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2nd February 2024 Community Stories

Jane’s artistic legacy for palliative care

Gabby, Jane and Sarah resized

As a long-term patient in palliative care, Jane Mumford has faced many physical and mental challenges across her health journey. 

She has been living with Multiple System Atrophy Cerebellar (MSAC) – a rare neurodegenerative disorder with no cure – since her diagnosis in 2017, six years after first experiencing symptoms.  

But one unlikely thing has kept her going – the support and comfort she’s received from art therapy. 

After meeting The Hospital Research Foundation Group – Creative Health art therapist Gabby Wright, Jane was introduced to the power of art as a therapeutic tool.  

The pair met in The Queen Elizabeth Hospital’s palliative care ward in September 2022, exploring the creation of legacy lanterns as a form of therapy.  

Jane admits she’s more of an outdoorsy type than a natural creative, but gave it a crack nonetheless. 

Those sessions gave her a renewed sense of purpose and made such an impact that Jane became determined to pay it forward. 

“Working with Gabby and doing my art therapy, and knowing how much that gave me comfort, I felt like the fun I had and the warmth Gabby gives me, I wanted to share that around,” she said.  

Brightening palliative care 

Jane has been living on borrowed time for the past decade.  

MSAC affects the body’s autonomic function, causing Jane to live in constant pain as the muscles in the left side of her body spasm uncontrollably.  

The average lifespan of patients with MSAC is six to 10 years, but for Jane, the will to live has never waned.  

During her early therapy sessions, Jane spoke to Gabby about how distressed coming to hospital made her feel, in part due to how uninviting spaces like the palliative care ward’s family room were.

Jane at the unveiling of the Family Room mural last year.

The space lacked warmth, both for patients and visiting family members, and needed a refresh.  

Gabby has long had a vision for how the family room could be transformed, with a mural as its centrepiece. 

She shared that dream with Jane in the hope that she would find comfort in knowing that one day it might look different. 

Instead, Jane decided to do something about it.  

“It needs love and attention and warmth, these people are going through a terrible time,” she said.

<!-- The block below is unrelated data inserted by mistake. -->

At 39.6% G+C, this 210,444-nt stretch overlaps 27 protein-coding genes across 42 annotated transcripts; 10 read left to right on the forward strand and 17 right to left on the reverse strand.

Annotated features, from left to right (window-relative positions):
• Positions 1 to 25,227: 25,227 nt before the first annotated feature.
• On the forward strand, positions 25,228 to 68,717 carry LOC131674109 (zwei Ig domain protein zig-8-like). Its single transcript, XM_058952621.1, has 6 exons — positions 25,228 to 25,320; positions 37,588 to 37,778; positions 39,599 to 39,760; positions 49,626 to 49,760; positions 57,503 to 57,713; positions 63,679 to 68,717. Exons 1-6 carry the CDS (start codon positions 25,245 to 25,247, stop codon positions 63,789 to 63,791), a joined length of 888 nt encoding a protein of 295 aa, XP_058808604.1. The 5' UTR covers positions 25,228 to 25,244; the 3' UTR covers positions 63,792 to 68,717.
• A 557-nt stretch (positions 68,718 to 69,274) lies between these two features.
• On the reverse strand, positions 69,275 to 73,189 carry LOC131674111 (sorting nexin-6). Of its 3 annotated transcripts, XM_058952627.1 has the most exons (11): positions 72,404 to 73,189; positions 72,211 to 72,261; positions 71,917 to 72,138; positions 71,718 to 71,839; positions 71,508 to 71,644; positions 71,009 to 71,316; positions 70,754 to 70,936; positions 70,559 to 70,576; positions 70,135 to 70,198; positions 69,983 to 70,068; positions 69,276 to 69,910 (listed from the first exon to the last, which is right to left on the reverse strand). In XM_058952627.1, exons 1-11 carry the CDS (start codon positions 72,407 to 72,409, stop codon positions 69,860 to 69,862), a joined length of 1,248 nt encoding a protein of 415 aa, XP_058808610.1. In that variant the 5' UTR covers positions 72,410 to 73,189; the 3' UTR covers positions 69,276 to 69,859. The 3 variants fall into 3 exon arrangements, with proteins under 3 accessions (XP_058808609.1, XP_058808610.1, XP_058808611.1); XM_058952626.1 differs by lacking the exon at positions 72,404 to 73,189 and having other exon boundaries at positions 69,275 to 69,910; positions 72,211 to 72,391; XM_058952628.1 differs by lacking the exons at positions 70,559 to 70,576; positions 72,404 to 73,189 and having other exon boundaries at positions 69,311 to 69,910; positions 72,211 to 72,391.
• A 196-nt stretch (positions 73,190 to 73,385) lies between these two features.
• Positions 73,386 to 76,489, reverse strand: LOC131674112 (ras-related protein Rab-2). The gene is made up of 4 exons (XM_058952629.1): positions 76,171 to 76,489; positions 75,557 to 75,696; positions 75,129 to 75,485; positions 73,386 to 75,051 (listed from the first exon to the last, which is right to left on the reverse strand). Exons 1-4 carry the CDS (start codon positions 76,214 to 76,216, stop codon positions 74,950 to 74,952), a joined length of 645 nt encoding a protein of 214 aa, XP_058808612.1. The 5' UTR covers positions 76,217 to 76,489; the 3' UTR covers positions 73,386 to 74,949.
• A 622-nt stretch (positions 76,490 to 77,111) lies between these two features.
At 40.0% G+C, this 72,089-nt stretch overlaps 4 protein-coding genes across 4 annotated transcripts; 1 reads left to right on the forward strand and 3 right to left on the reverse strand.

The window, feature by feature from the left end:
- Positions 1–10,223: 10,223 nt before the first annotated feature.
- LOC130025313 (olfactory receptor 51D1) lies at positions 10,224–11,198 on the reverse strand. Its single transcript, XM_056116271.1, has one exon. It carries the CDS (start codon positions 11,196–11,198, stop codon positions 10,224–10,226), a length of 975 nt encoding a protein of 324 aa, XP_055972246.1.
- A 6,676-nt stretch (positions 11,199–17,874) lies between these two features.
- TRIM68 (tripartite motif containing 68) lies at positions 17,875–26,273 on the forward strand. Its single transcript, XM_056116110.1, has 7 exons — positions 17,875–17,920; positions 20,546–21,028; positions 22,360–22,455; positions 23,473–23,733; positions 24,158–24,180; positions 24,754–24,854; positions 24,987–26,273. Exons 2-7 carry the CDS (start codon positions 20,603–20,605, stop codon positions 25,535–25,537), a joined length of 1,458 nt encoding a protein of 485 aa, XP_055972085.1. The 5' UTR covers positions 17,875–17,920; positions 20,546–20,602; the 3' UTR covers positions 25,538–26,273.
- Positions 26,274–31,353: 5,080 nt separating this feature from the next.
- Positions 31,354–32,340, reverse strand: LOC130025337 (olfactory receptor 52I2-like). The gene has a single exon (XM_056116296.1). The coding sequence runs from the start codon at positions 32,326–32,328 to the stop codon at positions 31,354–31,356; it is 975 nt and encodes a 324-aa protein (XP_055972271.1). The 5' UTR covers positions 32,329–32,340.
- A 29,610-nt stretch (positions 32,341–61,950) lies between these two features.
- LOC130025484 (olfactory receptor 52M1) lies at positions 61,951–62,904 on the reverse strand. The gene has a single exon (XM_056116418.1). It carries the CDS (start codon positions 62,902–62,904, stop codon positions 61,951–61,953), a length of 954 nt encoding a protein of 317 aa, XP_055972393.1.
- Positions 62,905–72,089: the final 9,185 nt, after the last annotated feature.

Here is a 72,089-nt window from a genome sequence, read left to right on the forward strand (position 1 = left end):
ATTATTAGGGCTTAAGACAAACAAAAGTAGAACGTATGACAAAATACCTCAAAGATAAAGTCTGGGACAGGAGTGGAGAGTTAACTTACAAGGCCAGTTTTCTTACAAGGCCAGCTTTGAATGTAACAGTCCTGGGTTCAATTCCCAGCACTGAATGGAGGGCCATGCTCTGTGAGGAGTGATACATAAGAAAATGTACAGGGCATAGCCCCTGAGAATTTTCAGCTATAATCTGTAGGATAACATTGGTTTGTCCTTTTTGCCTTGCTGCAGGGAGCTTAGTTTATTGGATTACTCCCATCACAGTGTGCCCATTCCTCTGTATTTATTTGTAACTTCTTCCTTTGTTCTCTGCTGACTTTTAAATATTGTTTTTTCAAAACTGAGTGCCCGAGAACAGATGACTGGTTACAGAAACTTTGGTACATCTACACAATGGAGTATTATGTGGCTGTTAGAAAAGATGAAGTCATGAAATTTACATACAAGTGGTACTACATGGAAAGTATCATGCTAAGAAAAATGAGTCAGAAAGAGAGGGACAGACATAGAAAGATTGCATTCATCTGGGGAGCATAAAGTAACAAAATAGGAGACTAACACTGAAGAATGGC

“I thought that I had to do something, and it became a bit of a mission.”  

For more than a year, Jane has been raising money for The Hospital Research Foundation Group charities Creative Health and Palliative Care with the aim of giving back and improving the space for everyone who will come after her.  

Some projects have been minor in scale, like installing fairy lights and birdboxes in the garden.  

But the biggest component of the refurbishment is Jane’s final gift to the palliative care ward.  

Her fundraising allowed Creative Health and Palliative Care to commission local artist Sarah Casson (known professionally as Sair Bean) to transform a blank wall in the family room into a whimsical and vibrant mural, shining light into a once drab space.  

At its unveiling in December, Jane said she was “blown away” by the final piece.  

“Before, the family room was like something out of the 1920s, you didn’t want to come in and sit in here, you just wanted to get in and get out,” Jane said.  

“It was everyone else I felt for, it was like where do they go? These people have family members that are in their last hours, they need somewhere they can go to breathe and now they can.”  

The mural created by Adelaide artist ‘Sair Bean’.

The work depicts the intricacies of life’s journey, through sprouting trees and a boat embarking on a voyage.  

Sarah said the piece was one of the most meaningful that she has put together.  

“It was quite challenging, but I am super proud of how it turned out. I am so grateful to be involved in such a meaningful project,” Sarah said.  

The power of art therapy  

Art therapy can take many different forms but is focused on using creative expression to foster healing, mental wellbeing and communication.  

One of Jane’s key therapeutic goals was to ensure that her time spent on this earth mattered.  

Her name now sits on a plaque accompanying the mural, so that her selflessness will never be forgotten.  

“She has this desire to ensure that her life has a positive impact on the community and makes a difference,” Gabby said about Jane’s character.  

“Jane didn’t want her name on that wall, but I think it’s really important to recognise that when people walk into that room, they know that it is a special place because the funds that enabled us to create that space were raised by a patient that was in palliative care.”